The slowdown in print advertising revenue has arrived on the UA’s doorstep. The Arkansas Traveler, the UA’s student-run newspaper, is projected have a budget deficit of about $72,000 by the end of the fiscal year, a representative of student media said. The fiscal year closes June 30. “I’m trying to balance everything out and find ways to get to the end of the year with the least amount of red ink,” said Director of Student Media Steve Wilkes in an interview Tuesday. The newspaper’s projected deficit comes on the heels of the much larger $3.3 million deficit recorded by the UA’s Advancement Division for fiscal year 2012 and a correction to a December presentation by the dean of the Sam M. Walton College of Business, which left the impression the college ended last year with a $2 million deficit. Wilkes discovered the paper’s projected deficit when he compiled the second-quarter budget report, which was due in early February, he said. Wilkes handles the financial aspects of running student media, which is a department under the division of student affairs. Student leaders handle content production for their organizations, which include the Traveler, the Razorback yearbook, UATV and KXUA. Student media is a separate department from the Walter J. Lemke Department of Journalism. Wilkes announced the projected deficit at a student media board meeting on Feb. 21, according to interviews with Wilkes and several members of the board. The projected deficit will not affect the operations of the other student media organizations, Wilkes said. The student media board is appointed by Student Affairs

see SIMPSON TICKET page 3

see FINANCES page 3

Vice Presidential Candidates

Hogs Bounce Back With Sweep of Aztecs The Razorback Baseball team completed a four game sweep of San Diego State over the weekend to bounce back from a bad weekend in Arizona. Full Story, Page 7

see RENNER TICKET page 3

Today’s Forecast

46 / 31° Tomorrow Sunny 56 / 32°

Students Face Problems With Public Intoxication

SAI Benefit Concert to ‘Save the Music’

Anna Davis Staff Writer There are multiple public intoxication arrests made every week on the UA campus. This past weekend, four alcohol-related arrests were made. “A person commits the offense of public intoxication if he appears in a public place manifestly under the influence of alcohol ... and under circumstances such that he is likely to endanger himself or other persons or property,” according to the 2010 Arkansas Code. The most common way to end up with a public intoxi-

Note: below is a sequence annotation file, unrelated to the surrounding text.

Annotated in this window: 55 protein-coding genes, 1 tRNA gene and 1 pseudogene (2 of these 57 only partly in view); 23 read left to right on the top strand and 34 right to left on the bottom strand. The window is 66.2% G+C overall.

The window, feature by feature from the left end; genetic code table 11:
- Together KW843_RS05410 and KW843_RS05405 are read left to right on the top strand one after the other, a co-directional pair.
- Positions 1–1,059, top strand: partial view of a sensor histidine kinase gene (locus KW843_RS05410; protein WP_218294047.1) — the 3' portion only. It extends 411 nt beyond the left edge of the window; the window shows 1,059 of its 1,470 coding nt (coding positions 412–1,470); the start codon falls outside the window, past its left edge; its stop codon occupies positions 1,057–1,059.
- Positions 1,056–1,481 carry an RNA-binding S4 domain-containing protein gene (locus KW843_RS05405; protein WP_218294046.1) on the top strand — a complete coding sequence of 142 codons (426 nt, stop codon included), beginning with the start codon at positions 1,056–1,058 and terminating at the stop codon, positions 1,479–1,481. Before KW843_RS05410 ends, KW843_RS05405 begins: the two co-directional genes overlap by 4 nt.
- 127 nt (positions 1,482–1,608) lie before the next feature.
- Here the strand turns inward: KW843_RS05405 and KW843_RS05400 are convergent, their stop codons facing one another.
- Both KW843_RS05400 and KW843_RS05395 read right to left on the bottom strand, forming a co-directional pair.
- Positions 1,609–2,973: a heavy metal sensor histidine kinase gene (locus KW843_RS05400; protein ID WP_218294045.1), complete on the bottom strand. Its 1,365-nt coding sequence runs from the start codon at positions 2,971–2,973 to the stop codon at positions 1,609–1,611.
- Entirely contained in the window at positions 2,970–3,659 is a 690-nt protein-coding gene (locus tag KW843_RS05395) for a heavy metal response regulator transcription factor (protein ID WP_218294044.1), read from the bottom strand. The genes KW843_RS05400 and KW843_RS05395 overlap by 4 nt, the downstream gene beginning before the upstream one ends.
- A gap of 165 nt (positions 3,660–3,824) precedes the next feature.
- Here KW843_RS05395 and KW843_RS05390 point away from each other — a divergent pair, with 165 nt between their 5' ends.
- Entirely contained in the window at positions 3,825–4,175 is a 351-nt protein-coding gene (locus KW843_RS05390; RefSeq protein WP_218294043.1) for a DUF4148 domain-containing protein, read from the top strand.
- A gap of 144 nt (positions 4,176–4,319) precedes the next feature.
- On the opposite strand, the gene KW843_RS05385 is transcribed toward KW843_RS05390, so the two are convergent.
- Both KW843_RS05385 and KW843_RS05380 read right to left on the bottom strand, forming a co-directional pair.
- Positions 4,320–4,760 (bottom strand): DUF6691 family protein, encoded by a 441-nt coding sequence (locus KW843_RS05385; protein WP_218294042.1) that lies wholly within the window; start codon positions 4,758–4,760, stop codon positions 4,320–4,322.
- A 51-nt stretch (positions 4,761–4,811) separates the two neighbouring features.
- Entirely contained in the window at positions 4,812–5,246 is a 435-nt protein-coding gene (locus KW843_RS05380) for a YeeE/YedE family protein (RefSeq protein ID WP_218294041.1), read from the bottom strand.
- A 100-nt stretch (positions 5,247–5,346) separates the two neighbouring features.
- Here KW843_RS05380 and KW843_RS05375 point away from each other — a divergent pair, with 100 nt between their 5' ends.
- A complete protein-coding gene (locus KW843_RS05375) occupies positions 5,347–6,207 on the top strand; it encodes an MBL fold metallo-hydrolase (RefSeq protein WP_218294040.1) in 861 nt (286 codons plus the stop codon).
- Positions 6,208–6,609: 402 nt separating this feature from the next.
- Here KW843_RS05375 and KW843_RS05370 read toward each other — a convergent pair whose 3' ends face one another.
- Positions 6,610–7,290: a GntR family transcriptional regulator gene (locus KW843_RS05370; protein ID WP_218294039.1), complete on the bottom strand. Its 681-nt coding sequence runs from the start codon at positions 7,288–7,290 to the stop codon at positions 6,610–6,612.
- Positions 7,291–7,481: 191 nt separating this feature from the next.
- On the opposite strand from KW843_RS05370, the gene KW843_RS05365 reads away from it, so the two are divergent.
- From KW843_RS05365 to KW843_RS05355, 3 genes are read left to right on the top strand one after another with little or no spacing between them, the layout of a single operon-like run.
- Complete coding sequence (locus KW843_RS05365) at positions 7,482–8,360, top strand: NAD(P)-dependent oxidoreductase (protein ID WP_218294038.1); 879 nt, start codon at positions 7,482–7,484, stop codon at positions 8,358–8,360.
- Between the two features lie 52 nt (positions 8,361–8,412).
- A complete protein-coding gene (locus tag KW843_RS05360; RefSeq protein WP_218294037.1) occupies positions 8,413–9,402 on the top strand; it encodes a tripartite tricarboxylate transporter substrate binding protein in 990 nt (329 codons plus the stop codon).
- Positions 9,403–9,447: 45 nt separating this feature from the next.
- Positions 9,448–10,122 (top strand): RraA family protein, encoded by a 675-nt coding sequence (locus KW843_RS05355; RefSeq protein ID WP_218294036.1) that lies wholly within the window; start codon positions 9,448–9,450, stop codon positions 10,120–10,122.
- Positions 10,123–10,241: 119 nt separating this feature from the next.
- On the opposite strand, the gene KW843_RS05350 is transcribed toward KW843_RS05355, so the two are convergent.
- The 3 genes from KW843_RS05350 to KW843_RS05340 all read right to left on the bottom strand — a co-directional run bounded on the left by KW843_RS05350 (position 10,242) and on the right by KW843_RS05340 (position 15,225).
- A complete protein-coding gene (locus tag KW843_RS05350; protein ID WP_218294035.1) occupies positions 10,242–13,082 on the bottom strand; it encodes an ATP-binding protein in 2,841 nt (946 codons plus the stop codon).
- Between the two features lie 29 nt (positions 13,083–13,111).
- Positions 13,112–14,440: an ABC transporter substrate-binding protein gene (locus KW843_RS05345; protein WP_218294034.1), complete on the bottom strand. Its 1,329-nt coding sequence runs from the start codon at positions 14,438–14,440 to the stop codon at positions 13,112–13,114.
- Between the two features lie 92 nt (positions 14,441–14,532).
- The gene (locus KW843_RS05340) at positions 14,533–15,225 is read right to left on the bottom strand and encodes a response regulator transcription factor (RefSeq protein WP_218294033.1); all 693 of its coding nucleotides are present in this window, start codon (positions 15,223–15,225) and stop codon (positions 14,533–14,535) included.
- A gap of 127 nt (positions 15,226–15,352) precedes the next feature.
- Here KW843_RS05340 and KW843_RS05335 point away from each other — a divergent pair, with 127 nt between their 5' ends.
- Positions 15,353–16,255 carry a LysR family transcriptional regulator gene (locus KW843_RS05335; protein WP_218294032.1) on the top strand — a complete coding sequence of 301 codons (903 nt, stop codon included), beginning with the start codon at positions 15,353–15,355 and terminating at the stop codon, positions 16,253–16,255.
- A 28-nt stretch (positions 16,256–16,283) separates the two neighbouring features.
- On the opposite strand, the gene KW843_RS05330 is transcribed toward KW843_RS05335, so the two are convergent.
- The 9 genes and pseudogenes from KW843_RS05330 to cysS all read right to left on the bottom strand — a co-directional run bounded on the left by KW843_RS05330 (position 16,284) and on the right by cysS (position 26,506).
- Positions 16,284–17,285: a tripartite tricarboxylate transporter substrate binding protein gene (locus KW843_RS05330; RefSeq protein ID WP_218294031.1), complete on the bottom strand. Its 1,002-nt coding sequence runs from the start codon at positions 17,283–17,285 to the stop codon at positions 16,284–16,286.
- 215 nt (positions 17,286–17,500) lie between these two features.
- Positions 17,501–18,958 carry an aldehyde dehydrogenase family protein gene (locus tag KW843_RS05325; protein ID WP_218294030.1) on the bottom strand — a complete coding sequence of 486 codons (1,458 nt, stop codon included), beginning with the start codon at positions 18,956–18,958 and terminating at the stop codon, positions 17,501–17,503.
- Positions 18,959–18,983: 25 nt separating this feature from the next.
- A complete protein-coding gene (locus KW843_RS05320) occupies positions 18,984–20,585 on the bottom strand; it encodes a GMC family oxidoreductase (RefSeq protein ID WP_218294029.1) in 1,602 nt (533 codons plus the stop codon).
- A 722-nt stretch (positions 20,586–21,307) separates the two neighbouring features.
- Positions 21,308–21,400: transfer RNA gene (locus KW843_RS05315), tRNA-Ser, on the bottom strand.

see PROBLEMS page 3

Caroline Potts Staff Photographer The Jazz Hatters perform at the Sigma Alpha Iota Benefit Concert at the Stella Boyle Smith Concert Hall, Saturday, March 9. The proceeds benefit VH1’s Save The Music Program.


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Monday, March 11, 2013

Monday, March 11, 2013

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The Arkansas Traveler Newspaper

Farmer’s Almanac Winter Predictions Not Too Accurate

Megan Smith Staff Writer

Weather predictions by the Farmer’s Almanac for this winter hit some high points, but many predictions were not up to par. Winter in Fayetteville has kept up with the chaotic weather that Arkansas is known for. This was to be expected, but the low temperatures and 3 inches of snow that were predicted did not come true. The average February in Fayetteville consists of an average high of 51 degrees, an average low of 28 and around 1.5 inches of snow, according to the National Oceanic and Atmospheric Administration (NOAA). January generally sees 2.3 inches of snow and slightly cooler temperatures. As any resident of Fayetteville knows, this did not happen. The Farmer’s Almanac predicted an average temperature of 39 degrees in February and heavy snowfall in the middle of the month. The UA’s snow day on Feb. 20 could be considered in the middle of the month, but it was a far cry from heavy. According to the Weather Channel website, there were 0.46 inches of precipitation on that day. Compared to the foot of snow that the Little Rock area got on Christmas, 0.46 inches is nothing. The end of the month also brought the 39-degree average that was to be expected. The beginning of the month was fairly warm. Two weeks before the snow day, there was a high of 65 degrees. The Farmer’s Almanac is also predicting heavy snow between March 13 and 18. The Weather Channel states that the high should be between 66 and 70 degrees. The average temperature in the middle of March is 60 degrees, according to the Weatherspark website. While it is safe to assume that the Weather Channel’s prediction will be closer to correct, either outcome would be much different than usual. March 18 is also the end of Fayetteville’s cold season, according to Weatherspark. The chance of snow on that day based on averages from years past is around 5 percent. After this, the chances fall until they hit zero in early May. One pattern worth notic-